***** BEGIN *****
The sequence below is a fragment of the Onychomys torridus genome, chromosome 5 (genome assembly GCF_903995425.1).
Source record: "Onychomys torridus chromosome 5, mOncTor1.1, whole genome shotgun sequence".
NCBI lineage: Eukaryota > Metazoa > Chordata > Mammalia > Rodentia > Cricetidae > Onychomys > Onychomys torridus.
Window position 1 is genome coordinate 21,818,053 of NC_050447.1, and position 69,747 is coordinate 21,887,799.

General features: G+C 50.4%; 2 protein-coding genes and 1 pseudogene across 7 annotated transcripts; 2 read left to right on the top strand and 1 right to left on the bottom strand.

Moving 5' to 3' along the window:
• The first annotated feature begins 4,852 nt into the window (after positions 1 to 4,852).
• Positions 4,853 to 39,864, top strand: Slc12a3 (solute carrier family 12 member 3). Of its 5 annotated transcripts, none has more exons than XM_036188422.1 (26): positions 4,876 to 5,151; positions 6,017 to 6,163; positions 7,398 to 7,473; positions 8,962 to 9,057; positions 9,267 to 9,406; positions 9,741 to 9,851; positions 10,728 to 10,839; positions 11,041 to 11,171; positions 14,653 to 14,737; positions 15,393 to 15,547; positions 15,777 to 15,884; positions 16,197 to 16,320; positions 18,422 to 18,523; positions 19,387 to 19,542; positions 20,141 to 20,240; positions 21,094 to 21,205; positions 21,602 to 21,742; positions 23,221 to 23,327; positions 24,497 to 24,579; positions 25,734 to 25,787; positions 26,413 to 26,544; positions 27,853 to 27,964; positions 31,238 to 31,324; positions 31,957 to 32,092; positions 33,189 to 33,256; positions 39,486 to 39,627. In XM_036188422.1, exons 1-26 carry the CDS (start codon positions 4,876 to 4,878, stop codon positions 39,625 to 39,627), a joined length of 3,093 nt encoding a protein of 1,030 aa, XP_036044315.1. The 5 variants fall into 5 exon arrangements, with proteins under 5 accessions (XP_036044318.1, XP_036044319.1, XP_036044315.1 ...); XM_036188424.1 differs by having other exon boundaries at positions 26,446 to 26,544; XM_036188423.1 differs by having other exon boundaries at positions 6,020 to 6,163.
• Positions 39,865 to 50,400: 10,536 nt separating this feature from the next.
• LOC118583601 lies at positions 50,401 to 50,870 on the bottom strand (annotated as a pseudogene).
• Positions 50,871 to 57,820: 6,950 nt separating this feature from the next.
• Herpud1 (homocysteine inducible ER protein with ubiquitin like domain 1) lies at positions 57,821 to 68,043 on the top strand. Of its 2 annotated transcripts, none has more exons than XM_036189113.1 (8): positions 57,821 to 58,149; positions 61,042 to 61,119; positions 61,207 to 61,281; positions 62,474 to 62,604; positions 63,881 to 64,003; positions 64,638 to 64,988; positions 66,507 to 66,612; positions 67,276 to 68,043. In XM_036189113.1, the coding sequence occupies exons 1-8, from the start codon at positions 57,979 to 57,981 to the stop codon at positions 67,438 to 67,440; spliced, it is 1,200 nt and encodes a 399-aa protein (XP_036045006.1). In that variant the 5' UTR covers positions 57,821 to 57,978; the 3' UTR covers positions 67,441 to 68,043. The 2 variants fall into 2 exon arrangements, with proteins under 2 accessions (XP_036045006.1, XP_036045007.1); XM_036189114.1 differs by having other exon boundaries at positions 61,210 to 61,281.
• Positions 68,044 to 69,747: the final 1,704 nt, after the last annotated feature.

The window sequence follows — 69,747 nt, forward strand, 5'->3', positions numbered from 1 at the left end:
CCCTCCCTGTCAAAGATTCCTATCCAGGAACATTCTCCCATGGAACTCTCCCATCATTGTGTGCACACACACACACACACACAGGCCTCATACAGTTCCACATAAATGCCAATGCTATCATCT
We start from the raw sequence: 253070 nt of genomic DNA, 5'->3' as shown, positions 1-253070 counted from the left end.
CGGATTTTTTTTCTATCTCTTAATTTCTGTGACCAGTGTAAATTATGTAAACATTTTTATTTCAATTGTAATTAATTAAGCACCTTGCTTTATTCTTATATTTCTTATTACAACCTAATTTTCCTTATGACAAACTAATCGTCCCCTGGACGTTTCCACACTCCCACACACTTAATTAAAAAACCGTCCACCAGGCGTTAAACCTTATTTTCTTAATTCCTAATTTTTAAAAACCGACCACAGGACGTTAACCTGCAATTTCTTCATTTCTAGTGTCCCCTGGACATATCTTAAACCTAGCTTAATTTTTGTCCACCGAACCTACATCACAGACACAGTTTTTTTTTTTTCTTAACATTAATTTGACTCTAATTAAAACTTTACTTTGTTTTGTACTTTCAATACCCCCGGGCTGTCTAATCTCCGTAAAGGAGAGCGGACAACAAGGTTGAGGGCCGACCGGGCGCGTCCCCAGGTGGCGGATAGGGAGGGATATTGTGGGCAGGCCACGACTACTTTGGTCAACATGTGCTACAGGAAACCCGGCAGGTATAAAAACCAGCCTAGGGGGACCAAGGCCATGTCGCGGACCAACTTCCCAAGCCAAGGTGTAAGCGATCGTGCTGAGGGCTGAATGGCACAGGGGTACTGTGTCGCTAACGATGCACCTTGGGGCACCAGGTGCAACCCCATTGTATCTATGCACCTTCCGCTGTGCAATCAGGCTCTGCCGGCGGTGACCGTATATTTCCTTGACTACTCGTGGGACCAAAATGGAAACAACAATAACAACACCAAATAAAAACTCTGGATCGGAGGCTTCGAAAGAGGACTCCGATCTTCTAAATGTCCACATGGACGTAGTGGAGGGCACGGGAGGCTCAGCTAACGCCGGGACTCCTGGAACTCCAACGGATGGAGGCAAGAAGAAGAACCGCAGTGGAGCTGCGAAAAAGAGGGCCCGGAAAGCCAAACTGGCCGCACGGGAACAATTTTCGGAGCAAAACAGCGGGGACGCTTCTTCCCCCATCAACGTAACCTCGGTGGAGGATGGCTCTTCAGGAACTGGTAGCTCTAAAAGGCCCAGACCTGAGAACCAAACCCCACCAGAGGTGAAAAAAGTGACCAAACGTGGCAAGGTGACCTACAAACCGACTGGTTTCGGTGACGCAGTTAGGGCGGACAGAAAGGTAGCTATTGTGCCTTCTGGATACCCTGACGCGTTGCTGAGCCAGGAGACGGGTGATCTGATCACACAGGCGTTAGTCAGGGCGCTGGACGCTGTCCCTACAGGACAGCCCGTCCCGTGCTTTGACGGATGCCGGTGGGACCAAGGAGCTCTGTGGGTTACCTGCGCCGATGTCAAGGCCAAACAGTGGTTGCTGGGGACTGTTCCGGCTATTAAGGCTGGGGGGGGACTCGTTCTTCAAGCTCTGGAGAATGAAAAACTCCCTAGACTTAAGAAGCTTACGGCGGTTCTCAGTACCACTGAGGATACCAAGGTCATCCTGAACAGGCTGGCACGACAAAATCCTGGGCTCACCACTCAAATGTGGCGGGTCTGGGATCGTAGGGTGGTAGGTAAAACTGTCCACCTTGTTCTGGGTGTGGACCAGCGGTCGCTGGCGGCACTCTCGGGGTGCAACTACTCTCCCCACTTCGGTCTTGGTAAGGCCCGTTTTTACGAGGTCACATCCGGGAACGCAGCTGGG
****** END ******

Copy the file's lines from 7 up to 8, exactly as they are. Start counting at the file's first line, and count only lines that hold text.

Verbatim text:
• The first annotated feature begins 4,852 nt into the window (after positions 1 to 4,852).
• Positions 4,853 to 39,864, top strand: Slc12a3 (solute carrier family 12 member 3). Of its 5 annotated transcripts, none has more exons than XM_036188422.1 (26): positions 4,876 to 5,151; positions 6,017 to 6,163; positions 7,398 to 7,473; positions 8,962 to 9,057; positions 9,267 to 9,406; positions 9,741 to 9,851; positions 10,728 to 10,839; positions 11,041 to 11,171; positions 14,653 to 14,737; positions 15,393 to 15,547; positions 15,777 to 15,884; positions 16,197 to 16,320; positions 18,422 to 18,523; positions 19,387 to 19,542; positions 20,141 to 20,240; positions 21,094 to 21,205; positions 21,602 to 21,742; positions 23,221 to 23,327; positions 24,497 to 24,579; positions 25,734 to 25,787; positions 26,413 to 26,544; positions 27,853 to 27,964; positions 31,238 to 31,324; positions 31,957 to 32,092; positions 33,189 to 33,256; positions 39,486 to 39,627. In XM_036188422.1, exons 1-26 carry the CDS (start codon positions 4,876 to 4,878, stop codon positions 39,625 to 39,627), a joined length of 3,093 nt encoding a protein of 1,030 aa, XP_036044315.1. The 5 variants fall into 5 exon arrangements, with proteins under 5 accessions (XP_036044318.1, XP_036044319.1, XP_036044315.1 ...); XM_036188424.1 differs by having other exon boundaries at positions 26,446 to 26,544; XM_036188423.1 differs by having other exon boundaries at positions 6,020 to 6,163.